Camerero turns left into 23rd and uses the steep half-block incline under the 280 freeway to launch the Mercedes into the air.  The thriving industrial area these days is packed daily with bumper-to-bumper parked cars.


   Larsen guns it up the same slope, about to get air himself.  Note the huge storage tank on the corner of 23rd and Pennsylvania - it's gone now.

    The site of the storage tank is now occupied by an anti-hunger organization, the San Francisco Marin Food Bank.


    The hefty Ford gets even more air than the Mercedes did.  Behind them 23rd Street recedes east through the Dogpatch neighborhood to San Francisco Bay.


    Now the chase jumps clear over to Russian Hill to where tourists regularly gather every day to take in the east view to Coit Tower from Lombard and Hyde at the top of the famous crooked street (map).


    Not surprisingly they're not joining the procession down the eight switchbacks; instead this is a convenient vantage point from which the camera can zoom in to the two cars, arrowed, crossing Columbus Avenue (map).  In the recent  Now image a Powell-Mason cable car clangs by on Columbus.


    The car chase ends when Camerero abandons his Mercedes in the middle of Union Street  in North Beach and takes off on foot across Columbus with Jake in hot pursuit (map).  This view looks west along Union rising up to Russian Hill.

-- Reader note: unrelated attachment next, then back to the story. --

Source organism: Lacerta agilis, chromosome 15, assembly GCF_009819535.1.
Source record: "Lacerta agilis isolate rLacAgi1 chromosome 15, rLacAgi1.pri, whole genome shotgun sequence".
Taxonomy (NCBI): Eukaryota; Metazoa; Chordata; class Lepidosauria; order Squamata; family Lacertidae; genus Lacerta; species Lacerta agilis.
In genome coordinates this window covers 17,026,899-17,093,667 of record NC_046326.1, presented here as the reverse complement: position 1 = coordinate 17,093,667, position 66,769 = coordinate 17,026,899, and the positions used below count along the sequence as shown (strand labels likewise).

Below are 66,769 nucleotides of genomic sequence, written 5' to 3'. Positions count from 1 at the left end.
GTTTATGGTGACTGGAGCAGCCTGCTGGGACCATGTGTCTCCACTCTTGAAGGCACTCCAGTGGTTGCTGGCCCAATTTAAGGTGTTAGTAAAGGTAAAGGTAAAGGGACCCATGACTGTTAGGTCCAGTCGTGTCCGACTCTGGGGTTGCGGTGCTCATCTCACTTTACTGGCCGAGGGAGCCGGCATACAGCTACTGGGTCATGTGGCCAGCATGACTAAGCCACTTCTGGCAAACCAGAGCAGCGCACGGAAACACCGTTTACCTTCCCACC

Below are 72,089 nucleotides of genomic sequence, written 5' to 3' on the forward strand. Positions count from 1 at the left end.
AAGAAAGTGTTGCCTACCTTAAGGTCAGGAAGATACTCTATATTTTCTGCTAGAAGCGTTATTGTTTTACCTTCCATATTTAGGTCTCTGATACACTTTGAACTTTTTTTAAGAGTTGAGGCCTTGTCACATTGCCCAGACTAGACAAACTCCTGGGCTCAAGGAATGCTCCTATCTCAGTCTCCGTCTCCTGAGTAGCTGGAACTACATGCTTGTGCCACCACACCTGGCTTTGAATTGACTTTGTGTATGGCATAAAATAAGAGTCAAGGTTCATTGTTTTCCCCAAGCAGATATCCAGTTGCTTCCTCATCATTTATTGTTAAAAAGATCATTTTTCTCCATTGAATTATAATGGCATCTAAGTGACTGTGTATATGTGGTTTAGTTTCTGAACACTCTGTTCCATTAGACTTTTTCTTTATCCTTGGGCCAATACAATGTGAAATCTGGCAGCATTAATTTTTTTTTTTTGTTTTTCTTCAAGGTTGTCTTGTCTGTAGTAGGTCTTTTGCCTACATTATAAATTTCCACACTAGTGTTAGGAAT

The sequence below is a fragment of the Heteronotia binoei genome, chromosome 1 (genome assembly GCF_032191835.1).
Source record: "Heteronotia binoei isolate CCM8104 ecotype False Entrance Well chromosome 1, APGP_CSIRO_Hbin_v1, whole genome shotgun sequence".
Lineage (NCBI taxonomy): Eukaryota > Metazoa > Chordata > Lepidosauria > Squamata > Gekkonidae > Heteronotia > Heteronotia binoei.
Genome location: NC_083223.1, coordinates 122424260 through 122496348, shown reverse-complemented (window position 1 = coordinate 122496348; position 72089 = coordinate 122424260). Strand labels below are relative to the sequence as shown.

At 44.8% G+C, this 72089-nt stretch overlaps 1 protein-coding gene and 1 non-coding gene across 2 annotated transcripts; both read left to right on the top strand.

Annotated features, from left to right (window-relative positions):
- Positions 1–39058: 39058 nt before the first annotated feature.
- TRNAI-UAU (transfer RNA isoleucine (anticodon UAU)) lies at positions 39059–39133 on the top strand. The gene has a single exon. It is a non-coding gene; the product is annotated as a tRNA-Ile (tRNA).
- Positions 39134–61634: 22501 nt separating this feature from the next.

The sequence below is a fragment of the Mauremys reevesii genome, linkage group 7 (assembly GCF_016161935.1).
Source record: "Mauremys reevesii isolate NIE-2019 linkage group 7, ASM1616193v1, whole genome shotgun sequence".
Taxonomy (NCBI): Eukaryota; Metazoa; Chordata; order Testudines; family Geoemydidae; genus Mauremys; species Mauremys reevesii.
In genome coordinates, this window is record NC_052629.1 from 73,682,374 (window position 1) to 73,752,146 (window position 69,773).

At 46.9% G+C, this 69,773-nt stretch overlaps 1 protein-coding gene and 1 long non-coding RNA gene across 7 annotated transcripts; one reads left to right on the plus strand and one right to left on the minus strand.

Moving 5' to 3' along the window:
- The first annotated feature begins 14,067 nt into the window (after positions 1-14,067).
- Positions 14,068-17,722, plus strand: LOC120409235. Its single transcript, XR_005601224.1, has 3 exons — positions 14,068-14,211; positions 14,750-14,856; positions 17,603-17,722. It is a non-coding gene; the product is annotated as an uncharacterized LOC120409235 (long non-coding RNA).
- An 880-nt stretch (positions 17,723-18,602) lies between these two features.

He spots Camerero boarding a Muni bus and runs across Washington Square Park in time to jump on at its next stop in front of Sts. Peter and Paul church (map).  As he takes a seat with a clear view of Camerero  the second phase of the pursuit - the bus chase - is about to begin.


The Penalty - Murder At The Hippodrome

Then ...  The Barbary Coast is not a place for the faint of heart, nor the overly inebriated, as this unfortunate imbiber is about to find out.  He makes the mistake of accepting an offer from a shady lady, Barbary Nell, to join her for a drink.  He's so out of it that she practically has to carry him into the bar.

    Lon Chaney and director Wallace Worsley returned to the same location in 1922 to film Voices Of Spring.  Here they are on the sidewalk next to the same sign seen above.

... a vintage photo ...  This 1920s photo reveals where this was filmed - at the entrance vestibule of the Hippodrome dance hall at 560 Pacific Avenue (map).

... and Now,  the building, constructed in 1910, has since been modernized and rebuilt into offices.  But note the narrow building on the right - it still retains its original exterior.  This mix of cheek by jowl old and new typifies today's Jackson Square neighborhood.


   When the drunk passes out she helps herself to the contents of his wallet and stuffs it into her stocking...

    ... but as she sneaks out an unsavory addict known as Frisco Pete (perennial villain James Mason - the other one) demands the spoils.  She resists, a fatal mistake ... he callously thrusts a knife into her. 


 Then ...  The crowd on the dance floor, alerted by Nell's screams, take off after the fleeing killer.

... and Now,  Were these interior scenes filmed inside the Hippodrome?  In hopes of finding the answer CitySleuth is searching for but has yet to find a contemporaneous photograph that may show that stage as confirmation.  But, just in case, here's the hip interior of 560 Pacific Avenue now.